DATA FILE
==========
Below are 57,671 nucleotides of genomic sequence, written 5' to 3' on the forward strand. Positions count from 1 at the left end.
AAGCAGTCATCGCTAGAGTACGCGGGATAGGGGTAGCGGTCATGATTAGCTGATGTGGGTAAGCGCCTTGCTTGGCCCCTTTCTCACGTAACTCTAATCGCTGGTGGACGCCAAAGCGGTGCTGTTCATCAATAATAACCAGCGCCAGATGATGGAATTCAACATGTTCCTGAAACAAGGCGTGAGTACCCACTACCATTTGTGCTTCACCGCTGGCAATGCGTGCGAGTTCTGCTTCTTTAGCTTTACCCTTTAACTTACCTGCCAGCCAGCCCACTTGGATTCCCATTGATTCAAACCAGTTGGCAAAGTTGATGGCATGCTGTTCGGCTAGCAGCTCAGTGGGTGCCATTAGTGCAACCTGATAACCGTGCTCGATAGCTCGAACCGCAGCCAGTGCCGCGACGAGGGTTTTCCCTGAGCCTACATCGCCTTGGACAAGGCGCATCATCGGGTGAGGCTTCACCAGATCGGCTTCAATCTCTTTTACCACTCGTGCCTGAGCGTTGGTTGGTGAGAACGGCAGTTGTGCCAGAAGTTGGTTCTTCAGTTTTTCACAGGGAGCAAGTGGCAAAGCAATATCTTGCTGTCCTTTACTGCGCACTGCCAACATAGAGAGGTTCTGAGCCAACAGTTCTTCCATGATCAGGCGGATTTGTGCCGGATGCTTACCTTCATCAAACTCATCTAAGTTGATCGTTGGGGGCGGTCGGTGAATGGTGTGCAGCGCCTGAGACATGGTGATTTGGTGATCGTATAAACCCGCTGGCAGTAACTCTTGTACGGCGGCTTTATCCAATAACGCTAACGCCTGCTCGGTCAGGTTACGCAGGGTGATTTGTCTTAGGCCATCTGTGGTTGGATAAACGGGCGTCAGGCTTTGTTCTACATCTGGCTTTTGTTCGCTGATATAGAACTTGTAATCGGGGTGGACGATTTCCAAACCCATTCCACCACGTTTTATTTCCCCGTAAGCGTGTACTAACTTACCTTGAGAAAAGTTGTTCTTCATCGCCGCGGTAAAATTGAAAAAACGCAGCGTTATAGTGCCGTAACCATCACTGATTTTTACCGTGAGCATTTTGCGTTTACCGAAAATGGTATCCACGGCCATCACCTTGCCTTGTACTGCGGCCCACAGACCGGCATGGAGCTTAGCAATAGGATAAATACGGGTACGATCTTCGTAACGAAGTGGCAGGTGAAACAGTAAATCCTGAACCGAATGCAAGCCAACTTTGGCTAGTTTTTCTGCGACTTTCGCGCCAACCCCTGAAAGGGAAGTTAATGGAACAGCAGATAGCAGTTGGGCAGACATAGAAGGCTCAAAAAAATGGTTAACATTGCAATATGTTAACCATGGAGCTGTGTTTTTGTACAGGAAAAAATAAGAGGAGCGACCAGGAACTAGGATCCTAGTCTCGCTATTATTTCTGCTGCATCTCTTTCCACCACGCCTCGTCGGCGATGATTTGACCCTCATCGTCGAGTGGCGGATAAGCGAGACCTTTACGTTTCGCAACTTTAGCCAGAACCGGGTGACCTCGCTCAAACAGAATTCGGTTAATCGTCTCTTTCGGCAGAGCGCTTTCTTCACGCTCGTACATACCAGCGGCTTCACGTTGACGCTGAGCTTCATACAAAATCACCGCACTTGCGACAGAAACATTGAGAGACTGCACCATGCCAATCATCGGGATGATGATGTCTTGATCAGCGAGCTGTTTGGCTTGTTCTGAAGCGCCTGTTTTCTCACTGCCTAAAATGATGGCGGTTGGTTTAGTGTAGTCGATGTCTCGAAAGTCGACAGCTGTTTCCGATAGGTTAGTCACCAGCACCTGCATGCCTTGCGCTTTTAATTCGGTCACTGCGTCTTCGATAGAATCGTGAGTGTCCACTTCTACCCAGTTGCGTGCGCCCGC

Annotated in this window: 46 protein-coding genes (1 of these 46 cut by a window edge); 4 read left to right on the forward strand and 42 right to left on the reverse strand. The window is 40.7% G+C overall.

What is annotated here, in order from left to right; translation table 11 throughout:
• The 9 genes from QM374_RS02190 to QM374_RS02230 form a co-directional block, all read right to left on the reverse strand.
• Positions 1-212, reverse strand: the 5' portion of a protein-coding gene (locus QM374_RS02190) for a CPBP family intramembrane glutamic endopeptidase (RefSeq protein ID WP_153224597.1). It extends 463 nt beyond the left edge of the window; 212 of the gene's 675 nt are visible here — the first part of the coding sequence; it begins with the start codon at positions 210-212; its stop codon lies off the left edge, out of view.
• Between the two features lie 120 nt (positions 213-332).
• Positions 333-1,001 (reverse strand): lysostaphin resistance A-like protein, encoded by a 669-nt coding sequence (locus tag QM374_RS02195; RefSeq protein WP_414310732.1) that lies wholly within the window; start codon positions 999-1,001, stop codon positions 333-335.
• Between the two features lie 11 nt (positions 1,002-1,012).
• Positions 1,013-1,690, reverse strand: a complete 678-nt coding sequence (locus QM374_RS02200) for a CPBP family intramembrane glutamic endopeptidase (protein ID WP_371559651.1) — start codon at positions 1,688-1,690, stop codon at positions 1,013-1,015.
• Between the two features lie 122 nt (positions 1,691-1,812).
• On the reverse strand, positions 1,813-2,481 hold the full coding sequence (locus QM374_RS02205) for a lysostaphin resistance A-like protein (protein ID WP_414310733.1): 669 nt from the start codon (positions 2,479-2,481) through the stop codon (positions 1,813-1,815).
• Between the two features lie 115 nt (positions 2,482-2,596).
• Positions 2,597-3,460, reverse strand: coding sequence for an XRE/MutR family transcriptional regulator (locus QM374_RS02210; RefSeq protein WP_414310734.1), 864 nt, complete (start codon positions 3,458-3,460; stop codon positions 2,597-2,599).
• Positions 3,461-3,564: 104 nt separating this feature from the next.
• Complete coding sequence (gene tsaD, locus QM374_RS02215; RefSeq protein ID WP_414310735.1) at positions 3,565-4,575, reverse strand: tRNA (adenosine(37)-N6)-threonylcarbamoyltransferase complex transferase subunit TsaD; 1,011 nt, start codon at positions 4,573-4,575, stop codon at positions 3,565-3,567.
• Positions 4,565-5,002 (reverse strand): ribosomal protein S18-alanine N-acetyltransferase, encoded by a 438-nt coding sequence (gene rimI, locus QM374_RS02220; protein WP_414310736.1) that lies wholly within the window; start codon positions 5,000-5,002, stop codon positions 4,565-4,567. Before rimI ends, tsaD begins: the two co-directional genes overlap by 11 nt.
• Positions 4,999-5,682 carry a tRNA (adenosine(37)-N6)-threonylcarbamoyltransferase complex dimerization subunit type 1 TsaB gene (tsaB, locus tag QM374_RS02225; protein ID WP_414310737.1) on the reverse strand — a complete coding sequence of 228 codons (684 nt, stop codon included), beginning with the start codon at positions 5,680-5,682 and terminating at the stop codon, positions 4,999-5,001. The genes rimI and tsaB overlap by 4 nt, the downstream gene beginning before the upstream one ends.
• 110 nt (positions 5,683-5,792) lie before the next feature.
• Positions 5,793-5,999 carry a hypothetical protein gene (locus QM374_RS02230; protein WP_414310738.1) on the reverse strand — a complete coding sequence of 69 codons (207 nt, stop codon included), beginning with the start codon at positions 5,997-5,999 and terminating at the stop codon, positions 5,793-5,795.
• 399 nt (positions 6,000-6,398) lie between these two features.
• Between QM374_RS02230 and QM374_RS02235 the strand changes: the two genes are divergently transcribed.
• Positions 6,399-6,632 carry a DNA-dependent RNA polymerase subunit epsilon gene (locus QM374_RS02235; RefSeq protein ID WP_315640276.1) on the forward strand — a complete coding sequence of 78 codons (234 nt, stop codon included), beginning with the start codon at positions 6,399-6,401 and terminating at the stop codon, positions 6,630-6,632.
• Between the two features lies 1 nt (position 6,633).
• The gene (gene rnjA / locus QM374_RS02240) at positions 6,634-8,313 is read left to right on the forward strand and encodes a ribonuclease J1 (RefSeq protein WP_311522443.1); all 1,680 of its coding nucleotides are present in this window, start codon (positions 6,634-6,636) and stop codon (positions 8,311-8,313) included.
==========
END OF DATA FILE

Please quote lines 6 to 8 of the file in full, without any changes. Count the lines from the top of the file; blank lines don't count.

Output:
• Positions 1-212, reverse strand: the 5' portion of a protein-coding gene (locus QM374_RS02190) for a CPBP family intramembrane glutamic endopeptidase (RefSeq protein ID WP_153224597.1). It extends 463 nt beyond the left edge of the window; 212 of the gene's 675 nt are visible here — the first part of the coding sequence; it begins with the start codon at positions 210-212; its stop codon lies off the left edge, out of view.
• Between the two features lie 120 nt (positions 213-332).
• Positions 333-1,001 (reverse strand): lysostaphin resistance A-like protein, encoded by a 669-nt coding sequence (locus tag QM374_RS02195; RefSeq protein WP_414310732.1) that lies wholly within the window; start codon positions 999-1,001, stop codon positions 333-335.